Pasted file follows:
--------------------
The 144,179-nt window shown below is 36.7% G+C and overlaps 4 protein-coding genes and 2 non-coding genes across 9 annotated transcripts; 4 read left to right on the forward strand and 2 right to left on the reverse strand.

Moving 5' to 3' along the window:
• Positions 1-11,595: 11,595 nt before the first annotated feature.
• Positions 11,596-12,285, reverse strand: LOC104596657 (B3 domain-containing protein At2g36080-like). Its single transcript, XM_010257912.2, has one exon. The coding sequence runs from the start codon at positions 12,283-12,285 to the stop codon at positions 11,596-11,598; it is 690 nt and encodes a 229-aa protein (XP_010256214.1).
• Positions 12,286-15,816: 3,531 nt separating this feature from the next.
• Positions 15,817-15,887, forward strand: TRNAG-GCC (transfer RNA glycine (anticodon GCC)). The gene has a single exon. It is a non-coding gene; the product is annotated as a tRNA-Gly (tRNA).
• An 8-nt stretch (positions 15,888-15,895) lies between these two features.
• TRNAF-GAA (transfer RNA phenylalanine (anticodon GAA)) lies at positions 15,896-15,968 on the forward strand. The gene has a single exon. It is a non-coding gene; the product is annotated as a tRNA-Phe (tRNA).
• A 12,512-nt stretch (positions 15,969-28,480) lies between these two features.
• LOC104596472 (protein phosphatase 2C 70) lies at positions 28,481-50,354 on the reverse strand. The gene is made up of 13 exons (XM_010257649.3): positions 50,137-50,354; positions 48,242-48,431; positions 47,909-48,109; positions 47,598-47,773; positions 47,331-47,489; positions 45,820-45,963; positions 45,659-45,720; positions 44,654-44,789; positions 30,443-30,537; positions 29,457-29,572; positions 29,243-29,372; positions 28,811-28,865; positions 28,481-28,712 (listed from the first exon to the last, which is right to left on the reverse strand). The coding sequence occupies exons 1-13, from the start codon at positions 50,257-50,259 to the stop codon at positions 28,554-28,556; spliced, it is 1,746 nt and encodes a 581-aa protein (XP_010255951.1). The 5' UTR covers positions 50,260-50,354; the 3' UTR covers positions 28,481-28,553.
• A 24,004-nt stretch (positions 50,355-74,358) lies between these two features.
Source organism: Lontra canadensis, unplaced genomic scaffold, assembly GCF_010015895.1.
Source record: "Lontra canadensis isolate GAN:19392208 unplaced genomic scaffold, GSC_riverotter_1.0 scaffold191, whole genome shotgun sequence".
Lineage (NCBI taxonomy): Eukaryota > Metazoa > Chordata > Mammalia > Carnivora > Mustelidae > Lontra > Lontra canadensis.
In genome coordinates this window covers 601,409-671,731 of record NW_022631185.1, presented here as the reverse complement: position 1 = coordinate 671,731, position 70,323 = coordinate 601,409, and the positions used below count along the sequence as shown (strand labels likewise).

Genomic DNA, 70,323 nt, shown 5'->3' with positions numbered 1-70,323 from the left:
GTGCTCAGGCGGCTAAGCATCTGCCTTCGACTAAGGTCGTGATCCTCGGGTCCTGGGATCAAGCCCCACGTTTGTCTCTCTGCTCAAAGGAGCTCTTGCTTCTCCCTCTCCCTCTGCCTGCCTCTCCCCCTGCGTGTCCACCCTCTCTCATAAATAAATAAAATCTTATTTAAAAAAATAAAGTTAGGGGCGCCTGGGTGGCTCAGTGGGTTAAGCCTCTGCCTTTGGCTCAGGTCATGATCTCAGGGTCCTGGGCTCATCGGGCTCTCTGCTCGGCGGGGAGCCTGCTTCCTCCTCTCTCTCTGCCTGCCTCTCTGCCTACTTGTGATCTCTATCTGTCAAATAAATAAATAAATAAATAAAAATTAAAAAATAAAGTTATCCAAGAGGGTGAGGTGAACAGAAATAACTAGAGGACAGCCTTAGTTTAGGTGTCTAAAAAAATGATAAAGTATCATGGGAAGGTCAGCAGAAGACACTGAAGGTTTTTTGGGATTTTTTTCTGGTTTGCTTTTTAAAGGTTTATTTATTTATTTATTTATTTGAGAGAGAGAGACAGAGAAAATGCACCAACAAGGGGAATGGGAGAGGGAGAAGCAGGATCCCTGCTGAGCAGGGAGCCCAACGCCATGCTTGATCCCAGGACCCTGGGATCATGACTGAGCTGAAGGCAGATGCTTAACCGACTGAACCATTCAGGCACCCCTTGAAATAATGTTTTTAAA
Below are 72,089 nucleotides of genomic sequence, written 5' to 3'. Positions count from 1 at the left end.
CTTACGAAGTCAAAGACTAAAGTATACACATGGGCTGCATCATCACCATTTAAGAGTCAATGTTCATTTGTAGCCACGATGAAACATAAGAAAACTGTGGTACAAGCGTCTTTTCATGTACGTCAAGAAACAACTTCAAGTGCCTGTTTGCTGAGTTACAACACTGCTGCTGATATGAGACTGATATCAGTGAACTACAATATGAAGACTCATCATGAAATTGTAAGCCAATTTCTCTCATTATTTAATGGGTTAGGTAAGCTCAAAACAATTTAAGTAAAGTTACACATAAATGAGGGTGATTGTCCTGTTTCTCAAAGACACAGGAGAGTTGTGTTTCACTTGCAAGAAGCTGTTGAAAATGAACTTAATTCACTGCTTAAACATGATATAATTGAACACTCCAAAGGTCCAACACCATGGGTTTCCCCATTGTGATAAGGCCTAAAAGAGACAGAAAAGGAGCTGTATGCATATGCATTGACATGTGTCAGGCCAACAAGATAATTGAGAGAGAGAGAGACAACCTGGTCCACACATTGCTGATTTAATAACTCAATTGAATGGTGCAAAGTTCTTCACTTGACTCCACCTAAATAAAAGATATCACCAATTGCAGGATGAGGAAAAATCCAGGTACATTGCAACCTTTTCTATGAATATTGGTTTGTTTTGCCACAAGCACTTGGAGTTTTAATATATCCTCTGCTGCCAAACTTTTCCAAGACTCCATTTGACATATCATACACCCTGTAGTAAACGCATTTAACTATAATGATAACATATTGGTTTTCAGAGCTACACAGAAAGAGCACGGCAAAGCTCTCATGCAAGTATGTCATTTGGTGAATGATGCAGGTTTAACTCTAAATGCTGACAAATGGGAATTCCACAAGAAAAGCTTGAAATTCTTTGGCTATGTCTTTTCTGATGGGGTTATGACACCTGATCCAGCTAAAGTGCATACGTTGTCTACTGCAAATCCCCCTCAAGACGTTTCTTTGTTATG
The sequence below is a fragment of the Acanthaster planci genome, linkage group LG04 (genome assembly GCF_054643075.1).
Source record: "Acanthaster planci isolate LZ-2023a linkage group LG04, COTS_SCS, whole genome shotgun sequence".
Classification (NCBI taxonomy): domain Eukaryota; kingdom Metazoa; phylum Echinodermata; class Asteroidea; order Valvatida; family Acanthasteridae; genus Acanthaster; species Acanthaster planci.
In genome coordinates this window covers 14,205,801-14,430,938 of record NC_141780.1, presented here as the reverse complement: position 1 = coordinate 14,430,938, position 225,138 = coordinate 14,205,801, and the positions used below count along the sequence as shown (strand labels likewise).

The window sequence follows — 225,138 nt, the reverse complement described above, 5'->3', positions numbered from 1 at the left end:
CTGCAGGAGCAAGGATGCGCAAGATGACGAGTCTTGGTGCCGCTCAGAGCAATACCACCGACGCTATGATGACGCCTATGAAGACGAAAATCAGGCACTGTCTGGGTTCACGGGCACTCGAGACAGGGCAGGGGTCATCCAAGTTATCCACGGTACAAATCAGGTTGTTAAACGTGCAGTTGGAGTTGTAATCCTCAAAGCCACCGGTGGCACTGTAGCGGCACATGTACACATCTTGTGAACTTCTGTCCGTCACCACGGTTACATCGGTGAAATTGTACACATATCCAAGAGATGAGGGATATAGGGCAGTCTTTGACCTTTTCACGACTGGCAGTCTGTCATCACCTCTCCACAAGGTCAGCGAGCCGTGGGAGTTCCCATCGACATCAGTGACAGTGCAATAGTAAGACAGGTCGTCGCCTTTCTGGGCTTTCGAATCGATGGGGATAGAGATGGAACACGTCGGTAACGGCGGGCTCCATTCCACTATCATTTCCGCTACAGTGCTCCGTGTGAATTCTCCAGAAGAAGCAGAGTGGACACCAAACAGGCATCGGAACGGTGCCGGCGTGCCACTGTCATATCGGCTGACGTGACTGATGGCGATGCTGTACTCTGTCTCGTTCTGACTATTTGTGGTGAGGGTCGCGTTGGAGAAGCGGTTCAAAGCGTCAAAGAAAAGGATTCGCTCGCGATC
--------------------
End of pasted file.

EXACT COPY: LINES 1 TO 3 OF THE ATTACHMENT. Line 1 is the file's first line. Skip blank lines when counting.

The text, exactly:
The 144,179-nt window shown below is 36.7% G+C and overlaps 4 protein-coding genes and 2 non-coding genes across 9 annotated transcripts; 4 read left to right on the forward strand and 2 right to left on the reverse strand.

Moving 5' to 3' along the window:
• Positions 1-11,595: 11,595 nt before the first annotated feature.